Terrorism is something that everybody is against, and instead of dividing, people should work together to counter it, said University student Rima Reda.
Al-Madinah Cultural Center and the Muslim Students Association kicked off its Islam Awareness Week on Monday. The main event, called Islam: The Best Defense Against Terrorism, was at night in Coffman Union Theater.
“We want to challenge preconceived notions that people have about Islam and about their world,” said Reda, an assistant coordinator of the program.
Islam Awareness Week is the center’s largest event of the year. This year’s theme is “Islam: The Unexplored Alternative.”
Reda said she hopes the week will “create a greater awareness and understanding about Islam and Islamic culture.”
Mohammad el-Sawaf, a University student and program moderator, said that unfortunately, the media have used terrorism side by side with Islam, and it shouldn’t be used that way.
He said he hopes the week will “clean up stereotypes and clarify what Islamic culture and values really are.”
During the main event Monday, speaker Shaker Elsayed, the founding director of the Muslim World Institute in Washington, spoke about the values of Islam. Such values include peace, mercy, freedom, balance and justice. He gave examples from the Quran that he said prove Islam has nothing to do with terrorism or violence.
“Islam is a religion of peace,” he said. “Just like all other religions, Islam aims at spreading peace.”
Elsayed said Islam values human life.
“Life is a gift from God,” Elsayed said. “Nobody should take the life of someone else.”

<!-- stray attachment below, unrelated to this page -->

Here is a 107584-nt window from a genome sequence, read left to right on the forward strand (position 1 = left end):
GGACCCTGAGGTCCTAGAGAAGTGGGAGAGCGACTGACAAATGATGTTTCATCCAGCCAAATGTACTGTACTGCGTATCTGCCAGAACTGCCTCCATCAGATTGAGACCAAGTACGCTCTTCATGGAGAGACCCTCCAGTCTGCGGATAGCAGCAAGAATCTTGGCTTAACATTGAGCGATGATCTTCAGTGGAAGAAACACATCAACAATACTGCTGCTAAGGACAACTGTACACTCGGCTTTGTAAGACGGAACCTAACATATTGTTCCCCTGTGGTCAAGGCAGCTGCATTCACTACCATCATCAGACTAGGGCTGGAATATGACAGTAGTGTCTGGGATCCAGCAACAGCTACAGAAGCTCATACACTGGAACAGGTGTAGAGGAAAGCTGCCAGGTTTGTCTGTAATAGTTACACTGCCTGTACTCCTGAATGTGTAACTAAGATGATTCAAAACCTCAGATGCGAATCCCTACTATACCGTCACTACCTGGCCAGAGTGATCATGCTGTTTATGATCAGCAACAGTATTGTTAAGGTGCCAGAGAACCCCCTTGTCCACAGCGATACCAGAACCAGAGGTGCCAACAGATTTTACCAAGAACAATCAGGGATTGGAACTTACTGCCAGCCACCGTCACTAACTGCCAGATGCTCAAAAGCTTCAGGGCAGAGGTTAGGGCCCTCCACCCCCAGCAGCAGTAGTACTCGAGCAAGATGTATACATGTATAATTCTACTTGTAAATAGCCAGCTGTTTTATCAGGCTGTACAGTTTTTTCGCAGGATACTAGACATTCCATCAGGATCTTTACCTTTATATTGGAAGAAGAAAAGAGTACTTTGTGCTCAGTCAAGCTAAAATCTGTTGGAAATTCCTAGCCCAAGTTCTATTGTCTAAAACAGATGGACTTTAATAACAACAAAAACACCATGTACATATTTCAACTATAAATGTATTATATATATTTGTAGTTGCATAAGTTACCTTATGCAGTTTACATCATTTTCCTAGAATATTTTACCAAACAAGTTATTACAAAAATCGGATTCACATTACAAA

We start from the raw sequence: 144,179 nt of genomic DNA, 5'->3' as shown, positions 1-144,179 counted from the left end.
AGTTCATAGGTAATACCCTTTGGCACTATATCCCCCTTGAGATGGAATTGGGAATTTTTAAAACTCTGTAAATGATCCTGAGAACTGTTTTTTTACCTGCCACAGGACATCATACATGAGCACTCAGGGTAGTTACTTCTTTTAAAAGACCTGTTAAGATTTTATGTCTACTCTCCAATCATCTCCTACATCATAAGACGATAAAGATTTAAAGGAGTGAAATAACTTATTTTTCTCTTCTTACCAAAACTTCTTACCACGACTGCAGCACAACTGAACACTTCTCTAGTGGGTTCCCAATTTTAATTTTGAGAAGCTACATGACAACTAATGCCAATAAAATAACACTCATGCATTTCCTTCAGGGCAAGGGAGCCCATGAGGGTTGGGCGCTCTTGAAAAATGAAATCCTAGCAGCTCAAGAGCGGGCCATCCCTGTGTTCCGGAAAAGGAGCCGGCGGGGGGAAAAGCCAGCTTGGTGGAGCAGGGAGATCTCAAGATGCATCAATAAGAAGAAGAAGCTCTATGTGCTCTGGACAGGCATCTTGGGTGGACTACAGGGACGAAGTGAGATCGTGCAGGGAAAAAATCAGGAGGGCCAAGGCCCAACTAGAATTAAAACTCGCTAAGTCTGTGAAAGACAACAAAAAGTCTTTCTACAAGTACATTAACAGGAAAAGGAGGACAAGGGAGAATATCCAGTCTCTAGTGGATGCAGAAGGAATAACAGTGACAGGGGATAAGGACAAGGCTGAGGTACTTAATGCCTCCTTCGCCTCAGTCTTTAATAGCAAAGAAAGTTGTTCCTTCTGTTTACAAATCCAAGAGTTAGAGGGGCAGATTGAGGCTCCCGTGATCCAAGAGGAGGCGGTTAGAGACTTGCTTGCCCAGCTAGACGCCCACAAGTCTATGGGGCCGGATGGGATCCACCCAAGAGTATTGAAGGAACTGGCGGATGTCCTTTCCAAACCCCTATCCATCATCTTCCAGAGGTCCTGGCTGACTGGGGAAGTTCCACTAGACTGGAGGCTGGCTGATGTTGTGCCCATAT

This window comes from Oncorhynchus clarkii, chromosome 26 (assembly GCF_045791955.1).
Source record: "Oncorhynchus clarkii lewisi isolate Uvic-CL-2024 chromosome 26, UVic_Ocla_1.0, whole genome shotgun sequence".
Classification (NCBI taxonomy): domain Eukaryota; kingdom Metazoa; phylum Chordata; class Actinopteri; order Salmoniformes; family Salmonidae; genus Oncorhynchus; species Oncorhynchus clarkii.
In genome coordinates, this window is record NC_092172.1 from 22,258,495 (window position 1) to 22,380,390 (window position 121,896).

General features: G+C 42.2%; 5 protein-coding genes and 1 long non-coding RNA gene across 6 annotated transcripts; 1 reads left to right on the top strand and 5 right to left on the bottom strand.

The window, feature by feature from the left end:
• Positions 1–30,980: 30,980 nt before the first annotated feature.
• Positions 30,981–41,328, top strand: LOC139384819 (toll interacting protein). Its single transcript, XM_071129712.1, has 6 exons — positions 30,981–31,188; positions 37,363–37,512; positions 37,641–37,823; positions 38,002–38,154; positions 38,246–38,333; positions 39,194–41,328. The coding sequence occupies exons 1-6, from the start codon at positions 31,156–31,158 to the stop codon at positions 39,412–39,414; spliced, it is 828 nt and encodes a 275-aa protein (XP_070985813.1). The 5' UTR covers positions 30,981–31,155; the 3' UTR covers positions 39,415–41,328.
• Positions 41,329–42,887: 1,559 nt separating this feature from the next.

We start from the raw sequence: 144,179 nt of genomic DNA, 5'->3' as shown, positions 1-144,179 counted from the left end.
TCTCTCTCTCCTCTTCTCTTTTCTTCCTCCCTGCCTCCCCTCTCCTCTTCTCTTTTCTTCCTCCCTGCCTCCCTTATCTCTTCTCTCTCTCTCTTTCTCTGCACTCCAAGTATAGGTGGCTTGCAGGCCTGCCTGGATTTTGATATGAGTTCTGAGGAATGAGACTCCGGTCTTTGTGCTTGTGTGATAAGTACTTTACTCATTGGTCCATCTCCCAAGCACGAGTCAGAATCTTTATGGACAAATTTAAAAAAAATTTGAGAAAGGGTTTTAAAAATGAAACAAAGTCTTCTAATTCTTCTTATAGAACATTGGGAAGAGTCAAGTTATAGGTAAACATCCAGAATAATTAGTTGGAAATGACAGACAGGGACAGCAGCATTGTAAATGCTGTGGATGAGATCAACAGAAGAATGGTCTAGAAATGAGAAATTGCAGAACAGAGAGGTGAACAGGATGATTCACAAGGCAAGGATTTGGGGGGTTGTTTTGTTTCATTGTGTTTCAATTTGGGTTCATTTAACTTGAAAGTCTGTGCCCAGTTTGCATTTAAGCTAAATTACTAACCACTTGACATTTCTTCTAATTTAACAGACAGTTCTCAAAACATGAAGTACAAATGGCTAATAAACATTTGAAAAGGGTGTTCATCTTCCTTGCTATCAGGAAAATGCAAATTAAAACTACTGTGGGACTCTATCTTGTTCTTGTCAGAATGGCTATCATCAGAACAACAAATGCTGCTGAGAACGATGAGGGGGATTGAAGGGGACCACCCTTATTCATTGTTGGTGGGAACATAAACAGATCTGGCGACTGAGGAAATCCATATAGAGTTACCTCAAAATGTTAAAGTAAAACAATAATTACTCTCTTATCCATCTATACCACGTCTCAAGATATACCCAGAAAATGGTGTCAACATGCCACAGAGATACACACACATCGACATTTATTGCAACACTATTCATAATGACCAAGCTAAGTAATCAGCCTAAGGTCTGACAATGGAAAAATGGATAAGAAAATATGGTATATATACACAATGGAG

He said the Quran emphasizes this concept when it states, “If anyone kills a human being, it is as if he has killed all of mankind.”
Elsayed said negative and false stereotypes about Islam have escalated since Sept. 11, 2001.
“After Sept. 11, everybody jumped on the bandwagon of bashing Islam,” he said.
If there is one thing Elsayed hopes people realize, he said, it is “Islam has a solution – it is not a problem.”
“If we continue to think that Islam is a problem, we will not reach a solution,” he said.
Graduate student and attendee Zeeshan Syedain said he mainly learned the correct definition of “jihad” by listening to the speech.
Elsayed said in his speech that ” ‘jihad’ is an Arabic word that means ‘to strive for excellence and to excel to be the best.’ “
Syedain said people often perceive jihad to be picking up a weapon and using it.
“In reality, it is performing well at what you’re doing and giving it your all,” he said.
University student Faraz Currimbhoy said he learned there are numerous types of jihad that students can practice, such as working hard at school or taking care of one’s parents.
University student and volunteer organizer Susan Samaha said the events throughout the rest of the week intend to “allow people to understand the true meaning of Islam.”
She encourages anyone to attend and ask questions, she said.
University students and attendees Hallie Olson and Anita Severt said they felt “very welcome at the event.”
At the end, el-Sawaf said he felt positive about the week.
“I feel that the speech tonight and the events throughout the rest of the week help encourage a better understanding of Muslims, both on campus and throughout the world,” he said.